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How AI went from weird to boring


In 2018, a viral joke started going around the internet: scripts based on “making a bot watch 1,000 hours” of just about anything. The premise (concocted by comedian Keaton Patti) was that you could train an artificial intelligence model on vast quantities of Saw films, Hallmark specials, or Olive Garden commercials and get back a bizarre funhouse-mirror version with lines like “lasagna wings with extra Italy” or “her mouth is full of secret soup.” The scripts almost certainly weren’t actually written by a bot, but the joke conveyed a common cultural understanding: AI was weird.

Strange AI was everywhere a few years ago. AI Dungeon, a text adventure game genuinely powered by OpenAI’s GPT-2 and GPT-3, touted its ability to produce deeply imagined stories about the inner life of a chair. The first well-known AI art tools, like Google’s computer vision program Deep Dream, produced unabashedly bizarre Giger-esque nightmares. Perhaps the archetypal example was Janelle Shane’s blog AI Weirdness, where Shane trained models to create physically impossible nuclear waste warnings or sublimely inedible recipes. “Made by a bot” was shorthand for a kind of free-associative, nonsensical surrealism — both because of the models’ technical limitations and because they were more curiosities than commercial products. Lots of people had seen what “a bot” (actually or supposedly) produced. Fewer had used one. Even fewer had to worry about them in day-to-day life.

But soon, generative AI tools would explode in popularity. And as they have, the cultural shorthand of “chatbot” has changed dramatically — because AI is getting boring.

“If you want to really hurt someone’s feelings in the year 2023, just call them an AI,” suggested Caroline Mimbs Nyce in The Atlantic last May. Nyce charted the rise of “AI” as a term of derision — referring to material that was “dull or uninspired, riddled with clich​​és and recycled ideas.” The insult would reach new heights at the start of the Republican primary cycle in August, when former New Jersey governor Chris Christie dissed rival Vivek Ramaswamy as “a guy who sounds like ChatGPT.”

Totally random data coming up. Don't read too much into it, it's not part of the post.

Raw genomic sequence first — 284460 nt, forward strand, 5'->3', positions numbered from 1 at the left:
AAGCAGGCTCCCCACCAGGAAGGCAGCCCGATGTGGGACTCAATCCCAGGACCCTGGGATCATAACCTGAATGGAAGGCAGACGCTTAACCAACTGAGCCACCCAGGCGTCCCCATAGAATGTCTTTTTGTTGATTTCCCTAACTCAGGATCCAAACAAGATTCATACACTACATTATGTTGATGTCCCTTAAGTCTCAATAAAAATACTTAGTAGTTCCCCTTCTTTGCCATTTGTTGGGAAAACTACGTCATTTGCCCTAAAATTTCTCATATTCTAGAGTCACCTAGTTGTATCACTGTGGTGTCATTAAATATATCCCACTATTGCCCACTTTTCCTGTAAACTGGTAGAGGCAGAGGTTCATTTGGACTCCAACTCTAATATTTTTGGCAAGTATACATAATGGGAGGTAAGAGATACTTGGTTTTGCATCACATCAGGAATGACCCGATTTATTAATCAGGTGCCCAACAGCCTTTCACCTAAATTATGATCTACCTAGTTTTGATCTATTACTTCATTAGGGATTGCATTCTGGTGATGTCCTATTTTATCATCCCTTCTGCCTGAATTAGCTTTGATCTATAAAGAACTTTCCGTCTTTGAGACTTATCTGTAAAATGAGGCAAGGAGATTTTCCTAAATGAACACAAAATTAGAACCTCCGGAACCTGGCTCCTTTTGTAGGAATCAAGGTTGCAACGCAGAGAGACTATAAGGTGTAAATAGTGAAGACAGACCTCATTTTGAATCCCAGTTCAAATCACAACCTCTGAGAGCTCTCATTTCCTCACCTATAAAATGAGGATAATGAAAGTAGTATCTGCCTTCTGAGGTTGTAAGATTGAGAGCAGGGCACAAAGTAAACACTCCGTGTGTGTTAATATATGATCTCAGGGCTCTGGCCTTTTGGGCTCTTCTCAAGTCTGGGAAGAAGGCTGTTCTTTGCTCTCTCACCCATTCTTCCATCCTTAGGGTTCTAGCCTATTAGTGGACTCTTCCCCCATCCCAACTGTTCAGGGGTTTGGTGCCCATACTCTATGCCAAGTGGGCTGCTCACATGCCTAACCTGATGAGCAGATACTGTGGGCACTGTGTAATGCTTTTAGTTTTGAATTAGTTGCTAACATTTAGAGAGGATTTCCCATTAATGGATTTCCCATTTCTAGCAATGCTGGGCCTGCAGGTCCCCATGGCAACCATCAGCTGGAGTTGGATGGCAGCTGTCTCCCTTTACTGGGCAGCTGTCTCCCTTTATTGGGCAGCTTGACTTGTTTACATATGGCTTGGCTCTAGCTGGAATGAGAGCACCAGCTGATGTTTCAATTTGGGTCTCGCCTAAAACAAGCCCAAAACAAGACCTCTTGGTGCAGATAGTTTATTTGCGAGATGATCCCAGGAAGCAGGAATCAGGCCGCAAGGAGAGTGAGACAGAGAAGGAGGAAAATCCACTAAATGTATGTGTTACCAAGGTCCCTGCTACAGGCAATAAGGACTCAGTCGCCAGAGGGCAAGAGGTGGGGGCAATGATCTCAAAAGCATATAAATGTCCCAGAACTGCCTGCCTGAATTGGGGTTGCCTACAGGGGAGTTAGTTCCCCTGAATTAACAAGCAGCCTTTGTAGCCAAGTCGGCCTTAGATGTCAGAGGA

And with that, “AI” — as an aesthetic or as a cultural descriptor — stopped signifying weird and is pretty much just shorthand for mediocre.  

The insult would reach new heights at the start of the Republican primary cycle in August, when former New Jersey governor Chris Christie dissed rival Vivek Ramaswamy as “a guy who sounds like ChatGPT.”

Part of the shift stems from AI tools getting dramatically better. The surrealism of early generative work was partially a byproduct of its deep limitations. Early text models, for instance, had limited memory that made it tough to maintain narrative or even grammatical continuity. That produced the trademark dream logic of systems like early AI Dungeon, where stories drifted between settings, genres, and protagonists over the span of sentences.

When director Oscar Sharp and researcher Ross Goodwin created the 2016 AI-written short film Sunspring, for instance, the bot they trained to make it couldn’t even “learn” the patterns behind proper names — resulting in characters dubbed H, H2, and C. Its dialogue is technically correct but almost Borgesian in its oddity. “You should see the boys and shut up,” H2 snaps during the film’s opening scene, in which no boys have been mentioned. “I was the one who was going to be a hundred years old.” Less than a decade later, a program like Sudowrite (built on OpenAI’s GPT-3.5 and GPT-4 models) can spit out paragraphs of text that closely imitates cliched genre prose.